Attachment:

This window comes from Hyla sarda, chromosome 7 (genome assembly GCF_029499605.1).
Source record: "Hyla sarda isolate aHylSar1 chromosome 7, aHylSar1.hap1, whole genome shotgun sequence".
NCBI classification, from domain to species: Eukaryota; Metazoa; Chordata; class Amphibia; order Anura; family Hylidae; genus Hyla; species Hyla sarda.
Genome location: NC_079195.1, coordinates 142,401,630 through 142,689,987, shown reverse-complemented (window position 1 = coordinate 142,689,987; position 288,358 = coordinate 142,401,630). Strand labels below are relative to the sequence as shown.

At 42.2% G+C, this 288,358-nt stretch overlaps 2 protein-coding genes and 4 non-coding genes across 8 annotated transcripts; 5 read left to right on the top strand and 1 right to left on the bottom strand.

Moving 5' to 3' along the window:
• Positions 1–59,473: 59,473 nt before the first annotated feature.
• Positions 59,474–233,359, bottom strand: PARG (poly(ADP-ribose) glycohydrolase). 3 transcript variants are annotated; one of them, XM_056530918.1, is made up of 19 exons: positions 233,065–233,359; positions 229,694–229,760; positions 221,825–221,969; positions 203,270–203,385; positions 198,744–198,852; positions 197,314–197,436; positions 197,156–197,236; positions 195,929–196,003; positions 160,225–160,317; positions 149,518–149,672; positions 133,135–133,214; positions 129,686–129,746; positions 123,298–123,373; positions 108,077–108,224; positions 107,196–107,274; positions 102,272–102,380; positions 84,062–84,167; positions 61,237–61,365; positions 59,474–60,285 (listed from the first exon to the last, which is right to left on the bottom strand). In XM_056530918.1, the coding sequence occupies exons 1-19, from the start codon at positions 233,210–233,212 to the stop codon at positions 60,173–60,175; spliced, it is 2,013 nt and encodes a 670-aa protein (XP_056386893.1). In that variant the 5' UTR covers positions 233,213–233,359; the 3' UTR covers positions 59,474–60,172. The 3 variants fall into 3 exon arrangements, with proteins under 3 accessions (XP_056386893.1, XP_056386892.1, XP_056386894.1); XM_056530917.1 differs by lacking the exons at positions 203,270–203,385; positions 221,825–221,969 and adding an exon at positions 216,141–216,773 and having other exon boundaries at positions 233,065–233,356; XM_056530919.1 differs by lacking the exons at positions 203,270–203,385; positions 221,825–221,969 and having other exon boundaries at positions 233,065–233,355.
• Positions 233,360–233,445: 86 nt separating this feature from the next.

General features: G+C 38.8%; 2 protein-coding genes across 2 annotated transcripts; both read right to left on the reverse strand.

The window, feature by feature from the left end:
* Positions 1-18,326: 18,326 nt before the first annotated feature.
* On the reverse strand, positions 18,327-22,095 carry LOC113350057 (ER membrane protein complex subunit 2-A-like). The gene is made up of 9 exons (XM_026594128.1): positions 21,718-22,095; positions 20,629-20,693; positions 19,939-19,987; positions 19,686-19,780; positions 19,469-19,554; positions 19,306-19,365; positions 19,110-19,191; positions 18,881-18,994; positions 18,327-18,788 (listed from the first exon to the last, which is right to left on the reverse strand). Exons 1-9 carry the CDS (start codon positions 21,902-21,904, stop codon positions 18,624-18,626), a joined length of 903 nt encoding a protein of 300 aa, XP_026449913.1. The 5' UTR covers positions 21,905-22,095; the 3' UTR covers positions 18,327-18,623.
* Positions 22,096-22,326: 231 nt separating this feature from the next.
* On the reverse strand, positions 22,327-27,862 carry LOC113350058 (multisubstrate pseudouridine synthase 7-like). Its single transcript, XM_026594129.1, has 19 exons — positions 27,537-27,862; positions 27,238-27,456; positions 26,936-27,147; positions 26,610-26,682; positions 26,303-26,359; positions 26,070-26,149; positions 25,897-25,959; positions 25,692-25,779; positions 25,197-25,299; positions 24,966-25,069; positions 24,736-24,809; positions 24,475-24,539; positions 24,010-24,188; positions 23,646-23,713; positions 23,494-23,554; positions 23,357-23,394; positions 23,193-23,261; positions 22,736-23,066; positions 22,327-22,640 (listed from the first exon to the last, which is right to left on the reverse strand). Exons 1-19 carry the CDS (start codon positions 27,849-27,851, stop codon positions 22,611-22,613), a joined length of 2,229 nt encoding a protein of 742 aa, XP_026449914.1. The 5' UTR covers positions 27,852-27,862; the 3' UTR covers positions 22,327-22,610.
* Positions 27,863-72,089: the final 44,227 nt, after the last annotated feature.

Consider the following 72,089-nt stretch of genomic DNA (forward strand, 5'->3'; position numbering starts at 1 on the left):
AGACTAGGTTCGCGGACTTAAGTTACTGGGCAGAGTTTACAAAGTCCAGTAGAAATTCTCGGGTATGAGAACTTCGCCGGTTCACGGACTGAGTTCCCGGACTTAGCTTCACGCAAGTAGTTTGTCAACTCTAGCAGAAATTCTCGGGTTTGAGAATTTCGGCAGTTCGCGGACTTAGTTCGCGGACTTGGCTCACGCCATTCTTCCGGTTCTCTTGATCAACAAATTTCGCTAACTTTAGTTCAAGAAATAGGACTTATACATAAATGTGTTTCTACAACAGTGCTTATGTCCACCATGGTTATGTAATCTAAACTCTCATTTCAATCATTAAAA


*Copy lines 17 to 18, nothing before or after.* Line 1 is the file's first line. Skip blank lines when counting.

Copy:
Consider the following 72,089-nt stretch of genomic DNA (forward strand, 5'->3'; position numbering starts at 1 on the left):
AGACTAGGTTCGCGGACTTAAGTTACTGGGCAGAGTTTACAAAGTCCAGTAGAAATTCTCGGGTATGAGAACTTCGCCGGTTCACGGACTGAGTTCCCGGACTTAGCTTCACGCAAGTAGTTTGTCAACTCTAGCAGAAATTCTCGGGTTTGAGAATTTCGGCAGTTCGCGGACTTAGTTCGCGGACTTGGCTCACGCCATTCTTCCGGTTCTCTTGATCAACAAATTTCGCTAACTTTAGTTCAAGAAATAGGACTTATACATAAATGTGTTTCTACAACAGTGCTTATGTCCACCATGGTTATGTAATCTAAACTCTCATTTCAATCATTAAAA